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Herpes simplex type 2 (HSV-2) trends in relation to the HIV epidemic in northern Malawi
  1. Judith R Glynn (judith.glynn{at}
  1. London School of Hygiene and Tropical Medicine, United Kingdom
    1. Amelia C Crampin
    1. London School of Hygiene & Tropical Medicine, United Kingdom
      1. Bagrey MM Ngwira
      1. Karonga Prevention Study, Malawi
        1. Richard Ndhlovu
        1. Karonga Prevention Study, Malawi
          1. Oram Mwanyongo
          1. Karonga Prevention Study, Malawi
            1. Paul EM Fine
            1. London School of Hygiene & Tropical Medicine, United Kingdom


              Objectives:It is unclear whether the high HSV-2 prevalence found in much of Africa predates the HIV epidemic or is, to some extent, a consequence of it. We sought to assess HSV-2 prevalence trends in a rural African community over a period in which HIV prevalence rose sharply, and to explore antenatal clinic surveillance as a method of estimating community HSV-2 prevalence.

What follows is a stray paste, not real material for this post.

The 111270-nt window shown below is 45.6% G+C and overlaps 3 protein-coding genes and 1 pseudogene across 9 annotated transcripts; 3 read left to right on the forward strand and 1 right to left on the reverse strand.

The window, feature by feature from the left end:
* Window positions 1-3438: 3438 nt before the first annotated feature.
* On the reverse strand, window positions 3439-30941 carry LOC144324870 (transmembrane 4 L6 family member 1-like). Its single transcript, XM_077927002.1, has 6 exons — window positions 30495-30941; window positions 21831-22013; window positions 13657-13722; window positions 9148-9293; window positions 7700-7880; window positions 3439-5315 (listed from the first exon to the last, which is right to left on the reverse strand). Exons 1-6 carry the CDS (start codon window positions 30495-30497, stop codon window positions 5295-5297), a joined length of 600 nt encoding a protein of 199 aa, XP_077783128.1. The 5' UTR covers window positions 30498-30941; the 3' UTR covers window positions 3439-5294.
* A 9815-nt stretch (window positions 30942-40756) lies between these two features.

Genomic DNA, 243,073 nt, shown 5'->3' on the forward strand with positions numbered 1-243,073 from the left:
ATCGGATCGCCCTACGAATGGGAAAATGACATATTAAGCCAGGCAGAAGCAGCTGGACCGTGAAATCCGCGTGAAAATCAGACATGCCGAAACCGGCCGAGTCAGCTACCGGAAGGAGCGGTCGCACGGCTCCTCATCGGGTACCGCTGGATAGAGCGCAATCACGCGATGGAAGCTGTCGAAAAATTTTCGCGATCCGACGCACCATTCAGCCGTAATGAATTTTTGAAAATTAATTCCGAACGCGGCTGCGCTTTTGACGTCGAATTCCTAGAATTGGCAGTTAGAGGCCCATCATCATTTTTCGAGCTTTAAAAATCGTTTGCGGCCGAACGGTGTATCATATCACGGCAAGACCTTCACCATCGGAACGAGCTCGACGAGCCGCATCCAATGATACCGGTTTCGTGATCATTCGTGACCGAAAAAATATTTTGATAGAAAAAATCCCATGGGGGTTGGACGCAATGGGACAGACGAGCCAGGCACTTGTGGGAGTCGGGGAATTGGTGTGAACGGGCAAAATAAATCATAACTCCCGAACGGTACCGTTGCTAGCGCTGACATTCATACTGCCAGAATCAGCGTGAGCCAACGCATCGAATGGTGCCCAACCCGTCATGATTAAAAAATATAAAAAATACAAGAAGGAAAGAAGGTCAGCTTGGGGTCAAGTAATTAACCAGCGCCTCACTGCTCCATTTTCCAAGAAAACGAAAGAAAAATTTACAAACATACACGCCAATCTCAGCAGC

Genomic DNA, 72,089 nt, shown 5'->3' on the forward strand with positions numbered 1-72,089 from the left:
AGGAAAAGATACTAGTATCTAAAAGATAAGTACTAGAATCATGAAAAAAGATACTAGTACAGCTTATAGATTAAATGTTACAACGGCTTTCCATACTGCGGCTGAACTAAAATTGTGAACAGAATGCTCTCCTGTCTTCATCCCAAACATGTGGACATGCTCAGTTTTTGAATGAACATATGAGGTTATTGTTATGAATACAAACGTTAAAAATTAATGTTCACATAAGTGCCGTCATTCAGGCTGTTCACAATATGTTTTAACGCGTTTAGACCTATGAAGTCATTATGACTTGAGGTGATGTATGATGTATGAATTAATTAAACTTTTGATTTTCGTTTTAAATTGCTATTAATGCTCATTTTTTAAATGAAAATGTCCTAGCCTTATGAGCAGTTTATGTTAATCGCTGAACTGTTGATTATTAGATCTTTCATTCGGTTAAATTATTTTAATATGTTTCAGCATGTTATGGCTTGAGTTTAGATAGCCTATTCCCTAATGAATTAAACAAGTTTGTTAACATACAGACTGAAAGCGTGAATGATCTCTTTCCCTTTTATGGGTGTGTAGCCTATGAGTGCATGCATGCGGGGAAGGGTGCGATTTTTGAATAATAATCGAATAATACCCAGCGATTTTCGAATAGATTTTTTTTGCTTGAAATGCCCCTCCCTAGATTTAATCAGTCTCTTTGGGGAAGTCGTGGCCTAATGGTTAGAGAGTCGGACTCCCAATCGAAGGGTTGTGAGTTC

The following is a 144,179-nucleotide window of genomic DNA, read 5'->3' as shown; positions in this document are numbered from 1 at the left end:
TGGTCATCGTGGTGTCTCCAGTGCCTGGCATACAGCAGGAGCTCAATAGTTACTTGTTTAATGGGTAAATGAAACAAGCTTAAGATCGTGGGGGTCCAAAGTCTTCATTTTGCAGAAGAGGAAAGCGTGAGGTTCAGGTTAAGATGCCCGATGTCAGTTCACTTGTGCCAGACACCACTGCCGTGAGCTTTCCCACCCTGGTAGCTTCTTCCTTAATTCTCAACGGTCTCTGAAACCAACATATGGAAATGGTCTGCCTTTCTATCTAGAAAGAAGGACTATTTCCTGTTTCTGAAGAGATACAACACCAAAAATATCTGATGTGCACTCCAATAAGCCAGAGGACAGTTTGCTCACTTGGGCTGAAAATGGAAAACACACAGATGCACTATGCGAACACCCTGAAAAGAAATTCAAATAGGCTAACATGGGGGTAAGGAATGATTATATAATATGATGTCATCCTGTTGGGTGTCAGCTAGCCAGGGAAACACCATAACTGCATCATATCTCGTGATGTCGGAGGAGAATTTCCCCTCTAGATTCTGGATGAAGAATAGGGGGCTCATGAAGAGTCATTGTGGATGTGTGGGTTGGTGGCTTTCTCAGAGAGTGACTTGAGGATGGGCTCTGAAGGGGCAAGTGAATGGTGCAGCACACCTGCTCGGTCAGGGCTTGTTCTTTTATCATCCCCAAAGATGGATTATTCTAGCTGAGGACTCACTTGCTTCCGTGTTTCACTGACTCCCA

Methods: HSV-2 seroprevalence was determined among community controls seen for case-control studies of mycobacterial disease in Karonga District, Malawi 1988-90, 1998-2001 and 2002-5, and in women attending antenatal clinics (ANC) as part of surveillance for HIV in 1999-2000. Over this period HIV prevalence rose from 4% to 12%.

              Results: HSV-2 prevalence in all periods increased sharply with age and was higher in women than in men. After adjusting for differences in sampling, there was no evidence of change in HSV-2 prevalence in the different periods. Women in the ANC had lower HSV-2 prevalence than those in the community, but the ANC prevalence was a good approximation to the combined male and female prevalence for the same age group.

              Conclusions: This study suggests that HSV-2 was already widespread before the HIV epidemic and has not been greatly influenced by it. It also demonstrates that ANC surveillance may be useful for estimating community HSV-2 prevalence.

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